It’s unbelievable how much more the cities can communicate with pedestrians,” Harwood said. The wireless mesh network capability of Intellistreets also means the streetlights could display — or tell — people bus or train schedules, information on Amber Alerts, that an emergency vehicle is approaching, or help reroute drivers during road closures.
Outfitting a streetlight with Intellistreets costs about $500, according to Harwood. Each fixture operates individually and includes a microprocessor, a dual-band radio system, audio amplifier, digital sound processor, video output and HD video card.
He said the technology is an affordable option to implement smarter streetlights. “Los Angeles and Seattle are spending a lot of money in retrofitting streetlights, and departments of transportation in all 50 states are experimenting with LED fixtures,” Harwood said. “There is a lot of awareness in the cities around retrofitting, but for many, there’s just too little money available for it to happen.”
Most of us are familiar with unmanned aerial vehicles (UAVs) — at least the variety used by American military forces to wage war in the air without risking pilots’ lives. But some might wonder why UAVs aren’t being used for mundane activities.
It’s because UAVs have been federally regulated since their inception, meaning the marketplace hasn’t had the freedom to conjure up new ideas for these revolutionary machines, said James Grimsley, president and CEO of Norman, Okla.-based Design Intelligence Inc., a company that develops technology for unmanned aerial systems.
“We call them unmanned aircraft, and we’re not describing them in terms of potential, we’re describing them in terms of what we see is missing, which is the man,” Grimsley said. “But that’s going to be changing in the next two to five years.”
That change will be possible thanks to an evolution in how the Federal Aviation Administration (FAA) regulates UAVs. The FAA’s website states, “To address the increasing civil market and the desire by civilian operators to fly UASs [unmanned aircraft systems], the FAA is developing new policies, procedures, and approval processes.” But the agency says these changes aren’t anticipated until at least 2015.
There are many potential uses for UAVs, Grimsley said, including package delivery. Think for a moment about sending a package overnight. It often means the package is put aboard a piloted airplane. It might then be loaded onto a truck and driven miles to a remote destination.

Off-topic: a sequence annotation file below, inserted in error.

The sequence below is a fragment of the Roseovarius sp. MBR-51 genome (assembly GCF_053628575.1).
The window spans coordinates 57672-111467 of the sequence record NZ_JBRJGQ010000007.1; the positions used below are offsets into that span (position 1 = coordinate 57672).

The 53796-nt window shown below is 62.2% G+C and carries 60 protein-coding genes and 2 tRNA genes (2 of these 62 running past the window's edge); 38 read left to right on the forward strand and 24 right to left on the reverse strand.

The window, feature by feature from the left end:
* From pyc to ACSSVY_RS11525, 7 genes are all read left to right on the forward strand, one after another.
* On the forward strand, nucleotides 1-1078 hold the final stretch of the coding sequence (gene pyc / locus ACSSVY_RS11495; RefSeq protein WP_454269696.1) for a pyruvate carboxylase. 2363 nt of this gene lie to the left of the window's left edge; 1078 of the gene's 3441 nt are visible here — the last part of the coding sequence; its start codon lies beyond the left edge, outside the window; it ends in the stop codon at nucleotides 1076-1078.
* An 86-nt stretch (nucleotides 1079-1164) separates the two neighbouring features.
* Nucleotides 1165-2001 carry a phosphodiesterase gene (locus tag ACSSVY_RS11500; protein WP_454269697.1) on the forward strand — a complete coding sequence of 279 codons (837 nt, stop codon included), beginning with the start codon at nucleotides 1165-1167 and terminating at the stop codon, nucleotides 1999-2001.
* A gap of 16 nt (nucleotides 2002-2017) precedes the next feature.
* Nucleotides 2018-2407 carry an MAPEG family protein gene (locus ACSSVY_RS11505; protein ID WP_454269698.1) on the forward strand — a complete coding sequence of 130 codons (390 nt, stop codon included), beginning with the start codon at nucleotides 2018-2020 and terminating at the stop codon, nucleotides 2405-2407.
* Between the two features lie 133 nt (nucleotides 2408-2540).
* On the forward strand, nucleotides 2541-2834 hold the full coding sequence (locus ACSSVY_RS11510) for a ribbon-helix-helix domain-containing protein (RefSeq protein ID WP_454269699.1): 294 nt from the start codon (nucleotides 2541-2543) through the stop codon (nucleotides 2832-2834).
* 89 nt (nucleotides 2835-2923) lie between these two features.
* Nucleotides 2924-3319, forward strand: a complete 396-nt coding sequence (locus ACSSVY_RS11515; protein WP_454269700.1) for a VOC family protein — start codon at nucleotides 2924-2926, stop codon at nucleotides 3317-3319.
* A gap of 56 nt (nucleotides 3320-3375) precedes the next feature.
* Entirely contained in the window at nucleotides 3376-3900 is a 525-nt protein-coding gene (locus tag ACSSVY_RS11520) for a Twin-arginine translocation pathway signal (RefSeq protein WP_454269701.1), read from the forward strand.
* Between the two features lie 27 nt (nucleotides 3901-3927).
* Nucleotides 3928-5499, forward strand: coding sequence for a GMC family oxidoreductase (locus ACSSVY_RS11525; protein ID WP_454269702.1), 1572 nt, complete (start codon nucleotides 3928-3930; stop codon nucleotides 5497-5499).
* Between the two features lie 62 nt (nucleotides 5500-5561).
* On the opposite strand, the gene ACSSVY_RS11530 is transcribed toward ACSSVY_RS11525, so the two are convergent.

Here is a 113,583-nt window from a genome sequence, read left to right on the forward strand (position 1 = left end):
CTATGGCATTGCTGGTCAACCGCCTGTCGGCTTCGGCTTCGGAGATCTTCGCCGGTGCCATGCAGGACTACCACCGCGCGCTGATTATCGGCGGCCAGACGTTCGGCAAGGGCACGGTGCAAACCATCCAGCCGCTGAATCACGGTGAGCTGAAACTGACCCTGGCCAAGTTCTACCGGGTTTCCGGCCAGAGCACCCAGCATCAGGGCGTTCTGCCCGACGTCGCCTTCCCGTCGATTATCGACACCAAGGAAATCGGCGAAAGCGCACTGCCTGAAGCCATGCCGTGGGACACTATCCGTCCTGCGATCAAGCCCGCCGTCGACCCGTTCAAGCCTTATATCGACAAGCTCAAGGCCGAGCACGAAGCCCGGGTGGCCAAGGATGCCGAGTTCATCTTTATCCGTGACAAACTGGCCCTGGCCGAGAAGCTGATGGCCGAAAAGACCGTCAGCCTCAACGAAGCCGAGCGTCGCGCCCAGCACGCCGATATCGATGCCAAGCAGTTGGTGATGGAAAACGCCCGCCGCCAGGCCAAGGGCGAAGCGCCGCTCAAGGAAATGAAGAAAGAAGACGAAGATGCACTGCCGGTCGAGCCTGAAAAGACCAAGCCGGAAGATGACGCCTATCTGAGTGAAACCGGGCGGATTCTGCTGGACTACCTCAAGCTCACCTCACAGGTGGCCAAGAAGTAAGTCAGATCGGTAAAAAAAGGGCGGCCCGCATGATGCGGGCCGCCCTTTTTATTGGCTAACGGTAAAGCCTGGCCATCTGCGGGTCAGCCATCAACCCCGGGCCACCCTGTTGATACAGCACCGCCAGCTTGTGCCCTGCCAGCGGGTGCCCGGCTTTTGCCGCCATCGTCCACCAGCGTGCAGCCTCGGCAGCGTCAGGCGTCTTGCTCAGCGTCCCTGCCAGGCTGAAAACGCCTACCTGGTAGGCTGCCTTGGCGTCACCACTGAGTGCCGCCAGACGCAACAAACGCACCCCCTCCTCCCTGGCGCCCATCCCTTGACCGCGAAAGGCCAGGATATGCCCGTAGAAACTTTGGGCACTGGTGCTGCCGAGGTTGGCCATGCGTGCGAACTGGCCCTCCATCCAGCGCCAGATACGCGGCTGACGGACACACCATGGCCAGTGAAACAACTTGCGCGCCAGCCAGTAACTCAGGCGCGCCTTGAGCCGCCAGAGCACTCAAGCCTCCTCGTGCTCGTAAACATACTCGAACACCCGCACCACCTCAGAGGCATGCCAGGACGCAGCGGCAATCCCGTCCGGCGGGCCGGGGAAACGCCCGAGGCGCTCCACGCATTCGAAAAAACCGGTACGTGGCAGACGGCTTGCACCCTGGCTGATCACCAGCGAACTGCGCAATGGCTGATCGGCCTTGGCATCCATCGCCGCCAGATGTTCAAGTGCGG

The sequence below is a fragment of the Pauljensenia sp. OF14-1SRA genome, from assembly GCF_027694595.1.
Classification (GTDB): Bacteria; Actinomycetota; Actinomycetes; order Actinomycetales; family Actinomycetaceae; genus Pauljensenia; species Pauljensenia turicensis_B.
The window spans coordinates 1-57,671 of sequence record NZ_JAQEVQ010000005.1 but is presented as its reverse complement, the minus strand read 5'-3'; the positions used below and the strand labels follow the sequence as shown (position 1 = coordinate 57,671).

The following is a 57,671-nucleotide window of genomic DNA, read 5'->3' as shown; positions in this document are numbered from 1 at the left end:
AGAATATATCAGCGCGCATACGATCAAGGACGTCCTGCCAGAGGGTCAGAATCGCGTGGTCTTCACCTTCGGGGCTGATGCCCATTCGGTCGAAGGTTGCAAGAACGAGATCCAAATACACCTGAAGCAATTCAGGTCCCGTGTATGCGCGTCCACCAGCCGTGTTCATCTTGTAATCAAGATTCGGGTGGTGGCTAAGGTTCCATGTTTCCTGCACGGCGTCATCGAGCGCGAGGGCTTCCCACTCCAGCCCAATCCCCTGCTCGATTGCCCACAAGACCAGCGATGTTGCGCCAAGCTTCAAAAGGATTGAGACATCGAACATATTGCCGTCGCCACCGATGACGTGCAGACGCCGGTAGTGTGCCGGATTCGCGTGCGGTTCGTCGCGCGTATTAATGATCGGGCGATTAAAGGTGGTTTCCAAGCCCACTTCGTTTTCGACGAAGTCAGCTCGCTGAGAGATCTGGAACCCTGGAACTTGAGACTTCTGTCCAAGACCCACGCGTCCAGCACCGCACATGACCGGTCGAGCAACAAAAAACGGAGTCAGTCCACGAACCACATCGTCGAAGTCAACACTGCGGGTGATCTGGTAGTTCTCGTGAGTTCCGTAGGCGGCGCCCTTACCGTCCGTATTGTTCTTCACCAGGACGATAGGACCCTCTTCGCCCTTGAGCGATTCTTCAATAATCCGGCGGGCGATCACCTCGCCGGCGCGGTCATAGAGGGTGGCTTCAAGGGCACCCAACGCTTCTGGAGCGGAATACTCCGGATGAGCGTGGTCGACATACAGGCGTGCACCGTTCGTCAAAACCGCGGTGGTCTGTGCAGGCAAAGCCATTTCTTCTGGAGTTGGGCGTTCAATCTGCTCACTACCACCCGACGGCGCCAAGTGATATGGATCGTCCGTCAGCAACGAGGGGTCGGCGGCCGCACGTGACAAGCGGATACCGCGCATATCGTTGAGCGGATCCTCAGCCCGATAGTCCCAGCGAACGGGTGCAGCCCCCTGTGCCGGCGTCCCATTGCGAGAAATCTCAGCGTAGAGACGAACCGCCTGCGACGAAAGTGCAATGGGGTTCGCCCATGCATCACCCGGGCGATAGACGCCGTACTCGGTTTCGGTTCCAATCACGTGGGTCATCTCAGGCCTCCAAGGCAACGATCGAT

“UPS charges you $15 to deliver a package, and they have to deliver it overnight regardless of the cost for them,” Grimsley said. “If we had planes that could handle 10 or 20 pounds of cargo that would fly to these small areas and regional hubs, we could move mail and very small cargo and packages. Small vehicles don’t require big airports, they don’t require the infrastructure planes do, and they’re cheaper and safer.”
Grimsley points out all the problems that accompany manned flight just to deliver packages: safety devices, life-support systems, and the destruction that can occur if a large plane crashes. By using UAVS, this could be circumvented and things like organ delivery could be more streamlined.
UAVs may also soon be used as communications relays. Instead of incurring the high cost of launching a satellite, solar-powered UAVs could stay aloft for years and serve the same function as orbit satellites.
Another practical use for UAVs, Grimsley said, would be monitoring municipal assets.
“Cities often buy large amounts of equipment that are all over the place, like tractors and trucks. Those things can be stolen, and it can take quite a while before the government will even realize they’re gone,” he said. “They can be implanted with RFID tags, and you could have a UAV flying around mapping all of these vehicles, and when one shows that it’s no longer within the map, you can go looking for it.”
In the end, the development of the next generation of UAVs will primarily be driven by safety. Just as NASA came to accept robots as far superior for exploration in terms of safety, cost and efficiency, so too will the coming era of everyday UAVs.
“We typically think of the sexy and exciting things first, but they don’t necessarily turn into big financial opportunities,” Grimsley said. “What turns into big opportunities are mundane things like delivering mail, cargo, packages — almost a sort of railroad-in-the-sky type thing. That’s what will really turn into major drivers and economic opportunities.”